“Umisation is an innovative protein texturing technology that is unique and specific to Umiami. It is the world’s first-ever process to be able to create – on a large scale – plant-based fillets that resemble pieces of animal meat: both in taste and texture,” a brand spokesperson told Green Queen. “This technology is the result of several years’ research and development, and uses plant matrices to produce a fibrous texture and control the size, direction and thickness of the resulting fibres.”
They added: “As well as producing better texture, umisation has the advantage of offering a minimally processed product from a very short list of ingredients. The procedure now makes it possible to produce a whole, 100% plant-based thick fillet, with fibres resembling those of meat and reproducing that unique, gourmet sensation mouthfeel.”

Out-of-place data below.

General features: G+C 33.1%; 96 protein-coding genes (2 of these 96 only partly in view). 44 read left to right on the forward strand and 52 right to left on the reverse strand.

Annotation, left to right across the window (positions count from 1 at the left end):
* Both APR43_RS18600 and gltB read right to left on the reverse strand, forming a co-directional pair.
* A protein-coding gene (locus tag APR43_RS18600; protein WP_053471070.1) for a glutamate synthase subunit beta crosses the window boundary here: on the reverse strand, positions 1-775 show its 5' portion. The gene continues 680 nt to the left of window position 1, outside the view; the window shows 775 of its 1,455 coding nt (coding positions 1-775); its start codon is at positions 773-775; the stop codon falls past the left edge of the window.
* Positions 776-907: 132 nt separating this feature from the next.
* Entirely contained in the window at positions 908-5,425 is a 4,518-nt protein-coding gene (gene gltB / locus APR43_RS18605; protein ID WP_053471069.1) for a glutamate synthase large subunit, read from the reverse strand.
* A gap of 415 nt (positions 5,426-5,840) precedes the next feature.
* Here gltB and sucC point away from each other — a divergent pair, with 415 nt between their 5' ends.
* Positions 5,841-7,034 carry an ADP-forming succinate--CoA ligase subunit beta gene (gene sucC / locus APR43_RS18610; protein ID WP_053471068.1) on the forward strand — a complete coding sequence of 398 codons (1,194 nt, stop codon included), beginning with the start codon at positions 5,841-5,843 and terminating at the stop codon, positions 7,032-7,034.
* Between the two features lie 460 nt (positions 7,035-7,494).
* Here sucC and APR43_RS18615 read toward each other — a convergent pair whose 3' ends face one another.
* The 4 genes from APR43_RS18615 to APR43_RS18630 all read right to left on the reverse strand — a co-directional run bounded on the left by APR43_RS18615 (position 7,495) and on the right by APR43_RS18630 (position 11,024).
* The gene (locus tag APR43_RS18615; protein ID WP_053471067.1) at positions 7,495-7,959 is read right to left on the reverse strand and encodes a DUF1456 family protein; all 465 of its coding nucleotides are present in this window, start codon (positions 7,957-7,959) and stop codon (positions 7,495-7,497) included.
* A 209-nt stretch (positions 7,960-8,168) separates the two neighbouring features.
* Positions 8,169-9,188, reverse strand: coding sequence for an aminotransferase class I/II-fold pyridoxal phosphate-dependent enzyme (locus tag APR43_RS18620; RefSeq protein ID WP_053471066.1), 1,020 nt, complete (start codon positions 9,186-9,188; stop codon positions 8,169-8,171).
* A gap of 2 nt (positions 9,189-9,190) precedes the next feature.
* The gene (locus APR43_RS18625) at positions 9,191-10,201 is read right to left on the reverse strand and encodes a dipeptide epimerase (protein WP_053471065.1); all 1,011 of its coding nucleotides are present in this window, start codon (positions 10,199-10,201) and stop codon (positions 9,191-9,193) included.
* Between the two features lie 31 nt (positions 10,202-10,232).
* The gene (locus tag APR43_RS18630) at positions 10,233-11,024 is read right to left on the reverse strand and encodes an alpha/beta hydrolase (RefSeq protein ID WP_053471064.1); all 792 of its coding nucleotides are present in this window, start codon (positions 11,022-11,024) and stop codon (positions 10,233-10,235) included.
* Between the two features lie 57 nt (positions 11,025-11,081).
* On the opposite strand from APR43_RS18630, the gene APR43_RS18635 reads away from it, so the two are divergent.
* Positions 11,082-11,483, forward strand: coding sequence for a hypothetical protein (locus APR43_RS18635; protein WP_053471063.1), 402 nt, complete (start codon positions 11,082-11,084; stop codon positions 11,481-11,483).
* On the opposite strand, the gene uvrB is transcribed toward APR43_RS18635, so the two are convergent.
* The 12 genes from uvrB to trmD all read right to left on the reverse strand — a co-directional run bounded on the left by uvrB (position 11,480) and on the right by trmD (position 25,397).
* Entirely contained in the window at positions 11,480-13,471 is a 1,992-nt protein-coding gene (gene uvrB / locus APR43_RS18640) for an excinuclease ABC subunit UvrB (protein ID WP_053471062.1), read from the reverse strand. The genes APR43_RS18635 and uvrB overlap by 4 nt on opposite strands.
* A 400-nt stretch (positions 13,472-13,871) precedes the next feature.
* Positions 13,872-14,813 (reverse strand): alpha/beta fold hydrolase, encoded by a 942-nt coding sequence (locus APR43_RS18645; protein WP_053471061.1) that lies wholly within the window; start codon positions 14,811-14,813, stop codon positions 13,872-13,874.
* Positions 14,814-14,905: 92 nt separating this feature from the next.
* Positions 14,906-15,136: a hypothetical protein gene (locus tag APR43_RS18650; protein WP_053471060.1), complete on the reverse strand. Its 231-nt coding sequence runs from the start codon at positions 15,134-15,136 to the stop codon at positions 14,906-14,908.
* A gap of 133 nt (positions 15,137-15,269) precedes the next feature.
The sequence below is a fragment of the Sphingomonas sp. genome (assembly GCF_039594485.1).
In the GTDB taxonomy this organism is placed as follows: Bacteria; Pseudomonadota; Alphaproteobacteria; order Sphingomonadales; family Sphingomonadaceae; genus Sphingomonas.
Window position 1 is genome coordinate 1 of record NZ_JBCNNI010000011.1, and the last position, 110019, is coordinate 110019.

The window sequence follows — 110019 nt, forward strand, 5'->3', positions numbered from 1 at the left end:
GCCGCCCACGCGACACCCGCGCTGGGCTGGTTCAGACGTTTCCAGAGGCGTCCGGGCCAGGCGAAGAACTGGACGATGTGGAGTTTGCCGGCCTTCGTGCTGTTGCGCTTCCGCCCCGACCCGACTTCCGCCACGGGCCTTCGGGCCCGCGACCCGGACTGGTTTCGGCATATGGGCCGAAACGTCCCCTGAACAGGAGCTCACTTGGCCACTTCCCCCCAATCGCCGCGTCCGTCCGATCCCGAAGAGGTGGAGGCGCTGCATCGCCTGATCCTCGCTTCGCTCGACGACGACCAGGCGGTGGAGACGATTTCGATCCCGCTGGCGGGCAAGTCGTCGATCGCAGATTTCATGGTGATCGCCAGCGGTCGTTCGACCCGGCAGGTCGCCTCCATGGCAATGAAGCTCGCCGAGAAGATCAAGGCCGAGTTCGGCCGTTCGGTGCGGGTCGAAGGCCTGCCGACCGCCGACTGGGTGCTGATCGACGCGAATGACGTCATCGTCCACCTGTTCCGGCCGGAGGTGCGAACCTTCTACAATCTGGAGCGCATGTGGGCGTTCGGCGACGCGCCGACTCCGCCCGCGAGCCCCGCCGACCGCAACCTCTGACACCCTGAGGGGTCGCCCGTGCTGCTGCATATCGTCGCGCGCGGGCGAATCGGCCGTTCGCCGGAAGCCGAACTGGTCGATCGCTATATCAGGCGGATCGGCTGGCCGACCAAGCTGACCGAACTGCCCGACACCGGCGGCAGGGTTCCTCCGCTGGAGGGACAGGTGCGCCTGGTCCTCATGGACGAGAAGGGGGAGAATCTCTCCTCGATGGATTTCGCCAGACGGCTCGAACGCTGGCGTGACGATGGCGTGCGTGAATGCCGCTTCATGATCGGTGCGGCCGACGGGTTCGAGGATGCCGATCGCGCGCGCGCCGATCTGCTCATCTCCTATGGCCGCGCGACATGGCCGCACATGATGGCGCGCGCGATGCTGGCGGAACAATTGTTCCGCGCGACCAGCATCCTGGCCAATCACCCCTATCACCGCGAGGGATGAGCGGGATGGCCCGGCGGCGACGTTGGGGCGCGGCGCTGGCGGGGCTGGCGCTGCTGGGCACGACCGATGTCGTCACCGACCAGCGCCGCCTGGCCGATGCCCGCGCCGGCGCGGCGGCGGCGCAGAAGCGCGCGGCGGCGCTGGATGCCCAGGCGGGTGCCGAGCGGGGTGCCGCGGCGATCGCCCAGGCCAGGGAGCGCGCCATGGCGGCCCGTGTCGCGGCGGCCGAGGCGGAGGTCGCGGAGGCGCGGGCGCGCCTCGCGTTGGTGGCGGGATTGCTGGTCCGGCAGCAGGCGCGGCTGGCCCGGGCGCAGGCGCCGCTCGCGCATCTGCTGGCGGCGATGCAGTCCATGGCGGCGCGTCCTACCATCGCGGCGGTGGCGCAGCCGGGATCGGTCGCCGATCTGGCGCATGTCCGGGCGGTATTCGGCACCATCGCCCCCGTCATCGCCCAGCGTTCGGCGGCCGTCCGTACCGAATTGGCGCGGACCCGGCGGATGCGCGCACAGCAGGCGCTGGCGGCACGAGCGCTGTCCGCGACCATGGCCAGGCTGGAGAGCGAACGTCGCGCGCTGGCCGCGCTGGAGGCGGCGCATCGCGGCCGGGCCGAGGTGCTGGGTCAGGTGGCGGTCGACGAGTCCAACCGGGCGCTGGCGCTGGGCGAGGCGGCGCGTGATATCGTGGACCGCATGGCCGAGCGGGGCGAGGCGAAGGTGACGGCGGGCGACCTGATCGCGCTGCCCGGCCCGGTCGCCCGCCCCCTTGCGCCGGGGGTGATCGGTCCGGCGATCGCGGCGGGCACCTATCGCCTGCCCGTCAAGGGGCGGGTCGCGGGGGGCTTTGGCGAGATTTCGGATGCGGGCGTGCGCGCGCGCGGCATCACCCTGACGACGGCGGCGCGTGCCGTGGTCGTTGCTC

A new manufacturing facility
The company has been operating in an R&D pilot plant in the Paris region since last year and announced the acquisition of a 14,000 sq m Unilever site near Strasbourg in France’s Alsace region in December. The new facility is slated to open in the coming months, the brand spokesperson confirmed, and boasts a capacity of 7,500 tons per production line, with the potential of reaching 20,000 tons.
Umiami outlined its goal to be at the centre of the region’s reindustrialisation and creation of local jobs and confirmed that it will also be investing in its existing R&D plant near Paris, which currently has a capacity of 100 tons, and has hosted “advanced trials involving a comprehensive range of consumers”. The company now plans to expand its range to include more alt-meat products.